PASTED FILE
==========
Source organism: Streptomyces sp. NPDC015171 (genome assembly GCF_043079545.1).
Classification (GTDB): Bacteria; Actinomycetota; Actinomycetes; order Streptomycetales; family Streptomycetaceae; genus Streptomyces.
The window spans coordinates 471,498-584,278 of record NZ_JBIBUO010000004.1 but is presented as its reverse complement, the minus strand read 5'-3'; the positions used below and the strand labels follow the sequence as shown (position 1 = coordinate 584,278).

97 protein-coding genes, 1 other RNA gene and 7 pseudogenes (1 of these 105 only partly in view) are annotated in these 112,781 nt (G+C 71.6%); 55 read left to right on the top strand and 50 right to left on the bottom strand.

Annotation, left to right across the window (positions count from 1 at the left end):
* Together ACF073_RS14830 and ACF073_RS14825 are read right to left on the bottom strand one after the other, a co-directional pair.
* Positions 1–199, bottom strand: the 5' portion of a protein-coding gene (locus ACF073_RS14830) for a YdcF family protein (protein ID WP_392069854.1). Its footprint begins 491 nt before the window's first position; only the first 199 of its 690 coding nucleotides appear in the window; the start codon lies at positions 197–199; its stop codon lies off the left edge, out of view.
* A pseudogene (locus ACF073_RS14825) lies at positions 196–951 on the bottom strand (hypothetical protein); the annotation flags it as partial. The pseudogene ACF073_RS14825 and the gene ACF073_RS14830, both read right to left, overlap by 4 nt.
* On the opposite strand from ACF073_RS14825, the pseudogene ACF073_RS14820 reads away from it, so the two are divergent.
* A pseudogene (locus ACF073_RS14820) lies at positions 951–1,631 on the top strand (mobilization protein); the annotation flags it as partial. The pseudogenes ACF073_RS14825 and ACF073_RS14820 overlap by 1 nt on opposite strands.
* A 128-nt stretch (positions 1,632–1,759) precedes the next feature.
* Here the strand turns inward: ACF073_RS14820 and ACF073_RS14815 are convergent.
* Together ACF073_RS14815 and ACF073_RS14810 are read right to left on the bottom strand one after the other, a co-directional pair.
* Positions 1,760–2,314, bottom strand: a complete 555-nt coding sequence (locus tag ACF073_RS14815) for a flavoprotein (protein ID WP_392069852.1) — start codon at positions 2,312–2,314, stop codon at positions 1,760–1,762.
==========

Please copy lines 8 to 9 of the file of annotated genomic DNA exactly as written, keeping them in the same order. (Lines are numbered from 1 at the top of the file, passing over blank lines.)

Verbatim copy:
* A pseudogene (locus ACF073_RS14825) lies at positions 196–951 on the bottom strand (hypothetical protein); the annotation flags it as partial. The pseudogene ACF073_RS14825 and the gene ACF073_RS14830, both read right to left, overlap by 4 nt.
* On the opposite strand from ACF073_RS14825, the pseudogene ACF073_RS14820 reads away from it, so the two are divergent.